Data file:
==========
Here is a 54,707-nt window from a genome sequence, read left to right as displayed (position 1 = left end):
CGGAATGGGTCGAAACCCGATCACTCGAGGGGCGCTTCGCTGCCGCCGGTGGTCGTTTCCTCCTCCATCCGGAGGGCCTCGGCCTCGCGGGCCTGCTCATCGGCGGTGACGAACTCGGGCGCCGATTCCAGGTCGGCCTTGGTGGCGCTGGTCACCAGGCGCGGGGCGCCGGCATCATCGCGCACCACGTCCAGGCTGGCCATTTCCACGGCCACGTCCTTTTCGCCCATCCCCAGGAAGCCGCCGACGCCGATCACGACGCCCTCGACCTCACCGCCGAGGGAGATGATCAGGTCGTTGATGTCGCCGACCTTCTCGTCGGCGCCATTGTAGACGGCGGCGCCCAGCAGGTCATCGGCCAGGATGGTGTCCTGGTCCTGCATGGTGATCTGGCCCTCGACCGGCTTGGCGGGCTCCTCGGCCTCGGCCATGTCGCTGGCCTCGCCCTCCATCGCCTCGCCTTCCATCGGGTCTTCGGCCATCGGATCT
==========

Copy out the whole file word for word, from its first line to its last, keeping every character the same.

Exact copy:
Here is a 54,707-nt window from a genome sequence, read left to right as displayed (position 1 = left end):
CGGAATGGGTCGAAACCCGATCACTCGAGGGGCGCTTCGCTGCCGCCGGTGGTCGTTTCCTCCTCCATCCGGAGGGCCTCGGCCTCGCGGGCCTGCTCATCGGCGGTGACGAACTCGGGCGCCGATTCCAGGTCGGCCTTGGTGGCGCTGGTCACCAGGCGCGGGGCGCCGGCATCATCGCGCACCACGTCCAGGCTGGCCATTTCCACGGCCACGTCCTTTTCGCCCATCCCCAGGAAGCCGCCGACGCCGATCACGACGCCCTCGACCTCACCGCCGAGGGAGATGATCAGGTCGTTGATGTCGCCGACCTTCTCGTCGGCGCCATTGTAGACGGCGGCGCCCAGCAGGTCATCGGCCAGGATGGTGTCCTGGTCCTGCATGGTGATCTGGCCCTCGACCGGCTTGGCGGGCTCCTCGGCCTCGGCCATGTCGCTGGCCTCGCCCTCCATCGCCTCGCCTTCCATCGGGTCTTCGGCCATCGGATCT